Sudanese woman accused of fraud after being freed from prison and death sentence Monday Mariam Ibrahim, the 27-year-old Sudanese woman who was freed after being cleared of her death sentence, was rearrested Tuesday, according to CNN.

The BBC reports that Ibrahim has now been accused of attempting to leave the country with fraudulent travel documents. The complaint concerning faked documents was lodged by Sudan's National Security and Intelligence Authority. 

According to the report, Ibrahim obtained her emergency travel documents from South Sudan, where her husband is originally from. The South Sudan embassy in Khartoum claims the documents are genuine.

Ibrahim is being held in a police station, while her husband and children are believed to be staying at the embassy after being released, the BBC reports.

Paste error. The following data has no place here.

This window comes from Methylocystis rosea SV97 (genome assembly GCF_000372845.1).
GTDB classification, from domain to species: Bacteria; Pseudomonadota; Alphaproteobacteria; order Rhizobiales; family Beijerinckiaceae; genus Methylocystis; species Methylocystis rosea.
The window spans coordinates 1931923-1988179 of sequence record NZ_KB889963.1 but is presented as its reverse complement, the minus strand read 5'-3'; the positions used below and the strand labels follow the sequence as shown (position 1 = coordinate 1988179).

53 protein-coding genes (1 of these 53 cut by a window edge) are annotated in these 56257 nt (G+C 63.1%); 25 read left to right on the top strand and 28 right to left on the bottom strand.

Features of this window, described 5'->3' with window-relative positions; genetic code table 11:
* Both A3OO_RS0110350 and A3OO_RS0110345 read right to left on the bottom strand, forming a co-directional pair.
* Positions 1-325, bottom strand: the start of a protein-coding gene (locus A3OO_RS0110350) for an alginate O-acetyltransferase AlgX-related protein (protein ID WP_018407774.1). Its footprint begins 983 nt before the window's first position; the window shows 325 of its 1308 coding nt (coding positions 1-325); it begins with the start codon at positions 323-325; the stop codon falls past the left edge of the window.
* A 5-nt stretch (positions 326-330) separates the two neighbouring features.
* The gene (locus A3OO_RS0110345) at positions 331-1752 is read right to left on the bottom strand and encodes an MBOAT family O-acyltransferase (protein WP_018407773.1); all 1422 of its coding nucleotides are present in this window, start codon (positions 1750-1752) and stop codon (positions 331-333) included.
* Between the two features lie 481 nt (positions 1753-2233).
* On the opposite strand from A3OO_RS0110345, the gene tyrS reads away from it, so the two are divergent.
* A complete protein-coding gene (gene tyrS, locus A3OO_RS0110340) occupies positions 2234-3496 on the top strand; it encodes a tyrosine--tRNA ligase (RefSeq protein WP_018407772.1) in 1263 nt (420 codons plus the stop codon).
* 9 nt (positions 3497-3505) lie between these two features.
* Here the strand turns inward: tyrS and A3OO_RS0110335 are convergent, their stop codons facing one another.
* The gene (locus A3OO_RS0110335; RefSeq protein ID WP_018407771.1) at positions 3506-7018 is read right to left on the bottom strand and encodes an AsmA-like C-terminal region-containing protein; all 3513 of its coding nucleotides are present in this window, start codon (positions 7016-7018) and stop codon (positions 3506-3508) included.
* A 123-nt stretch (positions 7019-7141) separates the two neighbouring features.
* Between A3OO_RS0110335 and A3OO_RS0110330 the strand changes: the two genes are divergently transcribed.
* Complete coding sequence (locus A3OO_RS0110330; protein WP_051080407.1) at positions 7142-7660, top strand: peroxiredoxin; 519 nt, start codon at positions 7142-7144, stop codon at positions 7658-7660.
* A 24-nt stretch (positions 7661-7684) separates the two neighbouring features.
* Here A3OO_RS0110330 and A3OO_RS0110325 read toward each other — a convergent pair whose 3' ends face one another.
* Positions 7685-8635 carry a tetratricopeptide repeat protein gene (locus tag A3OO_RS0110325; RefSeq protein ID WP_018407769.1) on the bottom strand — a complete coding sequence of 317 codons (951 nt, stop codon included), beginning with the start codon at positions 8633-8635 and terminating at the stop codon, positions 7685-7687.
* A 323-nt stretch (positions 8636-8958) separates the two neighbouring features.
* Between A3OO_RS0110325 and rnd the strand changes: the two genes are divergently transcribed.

Ibrahim's legal team reported that Ibrahim and her husband, Daniel Wani, were arrested at an airport in Sudan's capital, Khartoum, as they tried to leave the country with their two children Tuesday. The couple was detained and interrogated at the capital's national security headquarters, CNN reported.
CNN reported Monday that Mariam Ibrahim, the Sudanese woman who was sentenced to death for refusing to renounce her Christian faith, had been freed. 

According to the report, Ibrahim's lawyer, Mohaned Mustafa El-Nour, said an appeals court declared her original sentence "faulty." One released from custody, Ibrahim, who had been imprisoned with her toddler-age son and newborn daughter, was reunited with her husband.

Born to a Muslim father and Ethiopian Orthodox mother, Ibrahim was arrested in Khartoum in August when family members complained about her apostasy, which is banned under Sudan’s Sharia law. Although she insisted she had been raised a Christian, the court ruled she was a Muslim and imposed the death sentence when she refused to recant. And since she was married to a Christian, which is also prohibited under Sharia, it declared her guilty of adultery and sentenced her additionally to 100 lashes.

The case sparked worldwide condemnation, including from this publication.